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The Markets – July 22, 2024

The major indexes ended mixed during a week marked by a continued rotation in market leadership toward small-cap and value shares. The week also saw a widespread global disruption to computer systems early Friday due to an error in a vendor’s security update for some users of the Microsoft operating system, though this had little impact on U.S. trading. A significant factor in the underperformance of growth stocks was a sharp decline in chip stocks on Wednesday, following news that the Biden administration was considering severe export curbs if companies like Tokyo Electron and ASML Holding continued providing China with access to advanced semiconductor technology. Consequently, chip giants Taiwan Semiconductor Manufacturing, Broadcom, and NVIDIA also fell sharply. Traders noted that polls indicating an increasing likelihood of a Republican sweep in the November elections appeared to favor value stocks, with the prospect of lighter banking regulation boosting the financial sector and higher tariffs under a potential Trump administration benefiting industrials and business services shares.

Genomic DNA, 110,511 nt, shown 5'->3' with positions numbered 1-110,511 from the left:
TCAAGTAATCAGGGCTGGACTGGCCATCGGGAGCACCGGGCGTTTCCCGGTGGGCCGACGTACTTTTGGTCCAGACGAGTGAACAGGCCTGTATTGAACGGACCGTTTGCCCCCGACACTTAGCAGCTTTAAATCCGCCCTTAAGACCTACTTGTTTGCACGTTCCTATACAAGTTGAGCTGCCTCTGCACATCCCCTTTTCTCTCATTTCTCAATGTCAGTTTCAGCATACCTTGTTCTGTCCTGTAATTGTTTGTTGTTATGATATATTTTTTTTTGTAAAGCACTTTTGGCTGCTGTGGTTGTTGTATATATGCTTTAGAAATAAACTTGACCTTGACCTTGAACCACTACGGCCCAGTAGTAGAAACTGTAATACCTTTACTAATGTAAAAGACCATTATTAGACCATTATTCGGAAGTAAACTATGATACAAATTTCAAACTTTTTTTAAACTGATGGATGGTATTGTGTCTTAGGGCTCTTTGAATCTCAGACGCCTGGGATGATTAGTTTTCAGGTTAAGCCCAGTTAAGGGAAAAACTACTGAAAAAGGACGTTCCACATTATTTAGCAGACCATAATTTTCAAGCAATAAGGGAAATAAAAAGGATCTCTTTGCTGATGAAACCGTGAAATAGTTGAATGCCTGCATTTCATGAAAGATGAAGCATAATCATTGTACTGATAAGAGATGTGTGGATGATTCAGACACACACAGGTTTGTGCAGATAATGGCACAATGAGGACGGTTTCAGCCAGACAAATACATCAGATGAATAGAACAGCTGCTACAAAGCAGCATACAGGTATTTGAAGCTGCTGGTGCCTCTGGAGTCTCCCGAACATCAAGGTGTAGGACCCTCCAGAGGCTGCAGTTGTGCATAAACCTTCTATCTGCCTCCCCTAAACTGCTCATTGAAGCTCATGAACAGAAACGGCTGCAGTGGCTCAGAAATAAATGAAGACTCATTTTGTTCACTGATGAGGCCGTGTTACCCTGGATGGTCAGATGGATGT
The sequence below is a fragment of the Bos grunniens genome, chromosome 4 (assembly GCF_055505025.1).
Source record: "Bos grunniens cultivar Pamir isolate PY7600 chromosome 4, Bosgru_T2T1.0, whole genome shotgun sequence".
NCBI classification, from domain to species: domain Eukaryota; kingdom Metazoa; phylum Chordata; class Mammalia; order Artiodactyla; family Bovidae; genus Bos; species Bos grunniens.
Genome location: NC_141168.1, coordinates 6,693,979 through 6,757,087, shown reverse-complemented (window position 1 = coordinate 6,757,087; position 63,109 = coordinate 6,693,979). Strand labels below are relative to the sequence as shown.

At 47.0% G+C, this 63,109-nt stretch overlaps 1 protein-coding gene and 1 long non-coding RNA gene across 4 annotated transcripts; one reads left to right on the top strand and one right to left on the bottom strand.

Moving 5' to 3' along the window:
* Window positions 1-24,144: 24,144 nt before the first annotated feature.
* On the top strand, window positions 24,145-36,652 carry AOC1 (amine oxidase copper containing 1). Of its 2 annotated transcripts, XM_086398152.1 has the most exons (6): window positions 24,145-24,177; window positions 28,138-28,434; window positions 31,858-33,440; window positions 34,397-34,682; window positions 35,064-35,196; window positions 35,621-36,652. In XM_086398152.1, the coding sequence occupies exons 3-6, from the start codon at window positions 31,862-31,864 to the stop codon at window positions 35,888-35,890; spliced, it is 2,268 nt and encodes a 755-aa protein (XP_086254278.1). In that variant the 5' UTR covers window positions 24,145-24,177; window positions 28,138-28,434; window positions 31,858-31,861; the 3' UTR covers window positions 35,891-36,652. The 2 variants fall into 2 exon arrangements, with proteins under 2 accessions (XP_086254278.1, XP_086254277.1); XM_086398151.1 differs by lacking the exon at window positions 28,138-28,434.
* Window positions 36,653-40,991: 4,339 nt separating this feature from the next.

The Dow showed a gain this week, ending the week up 0.72% to end at 40,287.53 vs the prior week of 40,000.90
The tech-driven Nasdaq showed losses this week. NASDAQ was down 3.65% by closing this week, ending at 17,726.94 vs. the prior week of 18,398.45.
  • Large-Cap: The S&P 500 was in the red this week. It was down 1.97%, closing at 5505.00 compared to last week’s 5615.35.
  • Mid-Cap: The S&P 400 mid-cap was in the red this week, down 0.18%. It went from last week’s close of 3020.71 to 3015.30.
  • Small-Cap: The Russel 2000 was up 1.68% for the week, closing at 2184.35 compared to last week’s 2148.27.
Commodities were down this week, showing poor performance.
VIX closed at 16.52 this week, a 32.58% increase vs last week’s close of 12.46.